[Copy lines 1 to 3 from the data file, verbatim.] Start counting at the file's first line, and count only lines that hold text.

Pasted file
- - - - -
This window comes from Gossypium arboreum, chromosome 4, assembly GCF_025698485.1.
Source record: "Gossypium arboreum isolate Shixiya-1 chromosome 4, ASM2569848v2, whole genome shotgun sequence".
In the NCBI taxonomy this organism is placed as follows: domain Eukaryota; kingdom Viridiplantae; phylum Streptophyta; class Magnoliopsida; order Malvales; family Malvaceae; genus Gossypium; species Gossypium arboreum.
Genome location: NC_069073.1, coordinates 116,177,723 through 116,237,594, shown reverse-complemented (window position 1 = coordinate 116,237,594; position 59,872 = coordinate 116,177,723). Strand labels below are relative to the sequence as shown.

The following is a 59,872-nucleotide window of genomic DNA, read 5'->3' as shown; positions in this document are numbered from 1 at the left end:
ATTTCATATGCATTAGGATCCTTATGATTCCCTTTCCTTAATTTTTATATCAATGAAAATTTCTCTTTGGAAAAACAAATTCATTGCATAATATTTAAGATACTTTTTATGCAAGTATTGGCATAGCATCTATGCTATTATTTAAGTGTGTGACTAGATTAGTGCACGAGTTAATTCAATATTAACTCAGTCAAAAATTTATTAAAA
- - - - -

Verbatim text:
This window comes from Gossypium arboreum, chromosome 4, assembly GCF_025698485.1.
Source record: "Gossypium arboreum isolate Shixiya-1 chromosome 4, ASM2569848v2, whole genome shotgun sequence".
In the NCBI taxonomy this organism is placed as follows: domain Eukaryota; kingdom Viridiplantae; phylum Streptophyta; class Magnoliopsida; order Malvales; family Malvaceae; genus Gossypium; species Gossypium arboreum.